Asif Durrani, Pakistan’s Special Representative for Afghanistan, has said that the Taliban and Tehreek-e-Taliban Pakistan (TTP) have long-standing ties and that there are an estimated 6,000 TTP fighters and their families in Afghanistan.
“The TTP is enjoying shelter in Afghanistan. The group has 6000 fighters, who enjoy sanctuaries inside Afghanistan. They are there along with families in Afghanistan. They are involved in attacks along the border. They have been attacking our security forces. They have been involved in the massacre of common people,” Durrani made these remarks during an interview with Ambassadors’ Lounge on Saturday, November 11.
The Taliban and TTP share ideological, operational, and personal alignment. A report by the Combating Terrorism Center (CTC) shows that the Taliban takeover of Afghanistan in August 2021 has significantly strengthened and emboldened the TTP, as the group continues to target Pakistani security forces and civilians across the country.
“The TTP is misusing Afghan soil so they should also be punished under the customs both in Pakistan and Afghanistan. The TTP fighters are under the control of the Afghan Taliban but they are allowed to cross the border and conduct sabotage activities, massacres, and then go back,” Durrani said
Pakistan has constantly accused the Taliban of failing to control and disarm the TTP. The country’s Caretaker Prime Minister, Anwaar ul Haq Kakar, has previously said that terror attacks in Pakistan increased by 60 percent and suicide bombings by 500 percent after the Taliban takeover of Afghanistan. However, the Taliban has repeatedly denied Pakistan’s allegations, stating that the country should find its own solution to tackling terror threats, as the Taliban is not responsible for the security failures of its neighbors.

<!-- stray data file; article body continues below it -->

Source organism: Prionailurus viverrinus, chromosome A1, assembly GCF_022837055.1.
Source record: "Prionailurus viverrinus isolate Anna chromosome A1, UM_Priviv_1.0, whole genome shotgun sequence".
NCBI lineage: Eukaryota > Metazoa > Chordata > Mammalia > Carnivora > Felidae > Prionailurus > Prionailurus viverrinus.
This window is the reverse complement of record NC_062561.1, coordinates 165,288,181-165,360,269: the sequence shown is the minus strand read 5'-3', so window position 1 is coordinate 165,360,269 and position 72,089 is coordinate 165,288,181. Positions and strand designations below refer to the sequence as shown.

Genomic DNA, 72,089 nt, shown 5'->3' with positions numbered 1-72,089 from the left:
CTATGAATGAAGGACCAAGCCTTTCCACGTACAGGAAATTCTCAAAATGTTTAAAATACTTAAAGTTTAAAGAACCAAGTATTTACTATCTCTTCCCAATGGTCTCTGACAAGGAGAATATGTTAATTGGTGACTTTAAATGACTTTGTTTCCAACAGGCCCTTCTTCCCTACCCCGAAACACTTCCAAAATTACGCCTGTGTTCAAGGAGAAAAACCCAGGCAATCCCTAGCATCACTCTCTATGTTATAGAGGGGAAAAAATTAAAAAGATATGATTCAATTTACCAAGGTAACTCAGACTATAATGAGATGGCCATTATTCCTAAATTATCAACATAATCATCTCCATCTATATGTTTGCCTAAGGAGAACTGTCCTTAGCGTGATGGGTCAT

Pakistan and the Taliban are currently experiencing a period of heightened tensions, largely due to the presence of TTP fighters in Afghanistan and Pakistan’s decision to deport undocumented Afghan refugees. Since November 1, Pakistani law enforcement agencies have been conducting raids in residential areas throughout the country to detain and deport refugees. According to Radio Pakistan, over 220,000 Afghan nationals have been deported via the Torkham and Chaman borders since the crackdown began.
The caretaker government of Pakistan has been criticized domestically and internationally for its forcible deportation of refugees. In a recent reaction, Hollywood actress Angelina Jolie strongly criticized Pakistan’s decision, calling it “an example of backsliding in human rights globally” in an Instagram post. Jolie wrote: “This is yet another example of the backsliding in human rights globally and is a new tragedy in the long history of the suffering of Afghan people, who have endured decades of war, conflict, and displacement for over forty years.” The Pakistani government, however, has defended its decision by linking it to counter-terrorism efforts. Previously, Pakistan’s Interior Minister has said that the mass deportation of refugees is necessary to curb terrorism and other illegal activities.
Pakistan has been a home to refugees from Afghanistan since the 1979-1989 Soviet occupation, hosting one of the world’s largest refugee populations. Millions of Afghan refugees have fled to Pakistan in subsequent years, including an estimated 600,000 since the Taliban seized control of the country in August 2021.